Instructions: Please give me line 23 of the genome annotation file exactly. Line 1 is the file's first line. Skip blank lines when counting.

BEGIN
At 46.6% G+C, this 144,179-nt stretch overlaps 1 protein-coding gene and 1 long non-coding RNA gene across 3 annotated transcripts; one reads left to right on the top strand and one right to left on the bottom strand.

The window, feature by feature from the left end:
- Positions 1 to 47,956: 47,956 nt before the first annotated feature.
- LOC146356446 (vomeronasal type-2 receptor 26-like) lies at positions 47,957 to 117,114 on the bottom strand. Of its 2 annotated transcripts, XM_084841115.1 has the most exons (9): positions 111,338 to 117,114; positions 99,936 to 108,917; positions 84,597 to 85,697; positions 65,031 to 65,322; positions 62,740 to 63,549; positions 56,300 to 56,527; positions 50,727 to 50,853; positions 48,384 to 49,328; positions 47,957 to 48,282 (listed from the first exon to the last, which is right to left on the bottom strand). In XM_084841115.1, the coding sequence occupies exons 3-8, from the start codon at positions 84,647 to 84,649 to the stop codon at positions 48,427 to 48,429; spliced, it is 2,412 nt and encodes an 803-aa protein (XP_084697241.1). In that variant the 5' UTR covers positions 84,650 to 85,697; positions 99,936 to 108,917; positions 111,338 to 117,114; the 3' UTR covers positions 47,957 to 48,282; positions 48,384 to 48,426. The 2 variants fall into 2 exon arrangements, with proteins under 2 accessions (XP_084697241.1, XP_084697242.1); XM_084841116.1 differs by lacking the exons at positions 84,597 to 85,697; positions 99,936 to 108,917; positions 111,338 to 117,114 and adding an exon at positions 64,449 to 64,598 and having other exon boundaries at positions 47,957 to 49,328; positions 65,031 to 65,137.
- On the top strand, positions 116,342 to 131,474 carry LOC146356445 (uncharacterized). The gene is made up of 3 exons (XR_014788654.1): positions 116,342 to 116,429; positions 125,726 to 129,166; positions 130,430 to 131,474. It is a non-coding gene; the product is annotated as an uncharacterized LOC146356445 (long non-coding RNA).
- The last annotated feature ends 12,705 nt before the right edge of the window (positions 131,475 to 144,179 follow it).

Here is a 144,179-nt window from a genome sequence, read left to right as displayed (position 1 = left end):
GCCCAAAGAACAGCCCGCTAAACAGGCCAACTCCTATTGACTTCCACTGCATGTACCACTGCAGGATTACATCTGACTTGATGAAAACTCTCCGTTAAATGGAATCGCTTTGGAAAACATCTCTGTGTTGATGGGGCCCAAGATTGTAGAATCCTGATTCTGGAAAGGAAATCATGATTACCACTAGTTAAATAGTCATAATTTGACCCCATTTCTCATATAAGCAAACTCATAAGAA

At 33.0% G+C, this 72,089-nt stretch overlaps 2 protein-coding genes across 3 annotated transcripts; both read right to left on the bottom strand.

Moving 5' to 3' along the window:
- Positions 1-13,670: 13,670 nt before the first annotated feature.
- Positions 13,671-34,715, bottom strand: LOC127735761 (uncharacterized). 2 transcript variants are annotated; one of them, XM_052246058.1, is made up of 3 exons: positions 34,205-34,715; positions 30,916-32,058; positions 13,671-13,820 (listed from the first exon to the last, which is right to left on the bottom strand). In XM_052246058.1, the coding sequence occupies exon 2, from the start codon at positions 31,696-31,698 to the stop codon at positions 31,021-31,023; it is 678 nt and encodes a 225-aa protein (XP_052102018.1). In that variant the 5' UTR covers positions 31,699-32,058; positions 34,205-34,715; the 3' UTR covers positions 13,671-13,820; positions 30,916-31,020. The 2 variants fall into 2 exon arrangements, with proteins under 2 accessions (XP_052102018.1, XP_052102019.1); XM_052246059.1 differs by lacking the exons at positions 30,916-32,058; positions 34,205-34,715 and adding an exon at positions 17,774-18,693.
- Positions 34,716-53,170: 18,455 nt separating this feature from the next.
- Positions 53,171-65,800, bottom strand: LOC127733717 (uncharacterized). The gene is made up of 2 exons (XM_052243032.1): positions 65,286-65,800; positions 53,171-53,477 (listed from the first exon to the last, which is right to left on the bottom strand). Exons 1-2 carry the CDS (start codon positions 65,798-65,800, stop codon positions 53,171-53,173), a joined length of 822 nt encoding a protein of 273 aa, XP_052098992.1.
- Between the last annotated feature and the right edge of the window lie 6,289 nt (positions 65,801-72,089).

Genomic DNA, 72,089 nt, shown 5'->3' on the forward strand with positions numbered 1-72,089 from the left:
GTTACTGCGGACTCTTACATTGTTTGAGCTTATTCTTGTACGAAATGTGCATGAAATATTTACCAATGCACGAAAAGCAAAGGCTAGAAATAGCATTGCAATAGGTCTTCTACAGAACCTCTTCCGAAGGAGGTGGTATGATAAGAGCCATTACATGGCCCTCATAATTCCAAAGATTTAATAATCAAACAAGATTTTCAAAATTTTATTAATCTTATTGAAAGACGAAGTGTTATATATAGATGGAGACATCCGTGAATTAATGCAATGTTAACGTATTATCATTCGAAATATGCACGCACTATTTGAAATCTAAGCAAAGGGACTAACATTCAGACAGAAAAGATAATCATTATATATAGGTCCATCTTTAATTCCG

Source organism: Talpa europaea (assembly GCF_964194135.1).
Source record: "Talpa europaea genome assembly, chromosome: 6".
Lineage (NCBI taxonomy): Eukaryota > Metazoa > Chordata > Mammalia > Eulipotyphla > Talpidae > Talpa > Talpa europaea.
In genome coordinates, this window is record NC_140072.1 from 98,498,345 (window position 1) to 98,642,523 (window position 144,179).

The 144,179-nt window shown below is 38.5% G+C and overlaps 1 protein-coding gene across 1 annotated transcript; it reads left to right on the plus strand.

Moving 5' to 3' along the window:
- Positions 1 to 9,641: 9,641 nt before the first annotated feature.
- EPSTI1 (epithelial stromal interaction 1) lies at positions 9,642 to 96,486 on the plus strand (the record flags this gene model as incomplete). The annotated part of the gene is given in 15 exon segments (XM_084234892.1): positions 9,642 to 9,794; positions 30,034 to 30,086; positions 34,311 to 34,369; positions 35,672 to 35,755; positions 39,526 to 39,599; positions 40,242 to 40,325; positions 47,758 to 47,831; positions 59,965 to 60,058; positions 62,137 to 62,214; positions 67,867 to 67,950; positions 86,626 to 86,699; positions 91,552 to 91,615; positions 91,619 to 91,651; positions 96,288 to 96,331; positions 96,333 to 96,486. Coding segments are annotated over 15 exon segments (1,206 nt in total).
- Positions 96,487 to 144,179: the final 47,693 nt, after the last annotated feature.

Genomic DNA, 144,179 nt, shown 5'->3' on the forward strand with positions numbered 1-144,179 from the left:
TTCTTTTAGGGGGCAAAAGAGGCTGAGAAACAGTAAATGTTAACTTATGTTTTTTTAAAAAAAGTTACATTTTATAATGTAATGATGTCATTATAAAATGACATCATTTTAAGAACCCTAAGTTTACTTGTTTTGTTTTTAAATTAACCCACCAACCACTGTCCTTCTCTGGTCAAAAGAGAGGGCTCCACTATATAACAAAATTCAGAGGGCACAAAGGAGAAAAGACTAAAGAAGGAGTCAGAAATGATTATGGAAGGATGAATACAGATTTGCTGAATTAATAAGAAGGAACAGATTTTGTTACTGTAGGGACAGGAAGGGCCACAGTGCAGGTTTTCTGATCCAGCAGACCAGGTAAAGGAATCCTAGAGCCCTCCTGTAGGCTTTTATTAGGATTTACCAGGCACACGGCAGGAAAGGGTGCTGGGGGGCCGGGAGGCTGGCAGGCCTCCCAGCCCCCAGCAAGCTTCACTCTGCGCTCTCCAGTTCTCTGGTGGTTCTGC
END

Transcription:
Moving 5' to 3' along the window: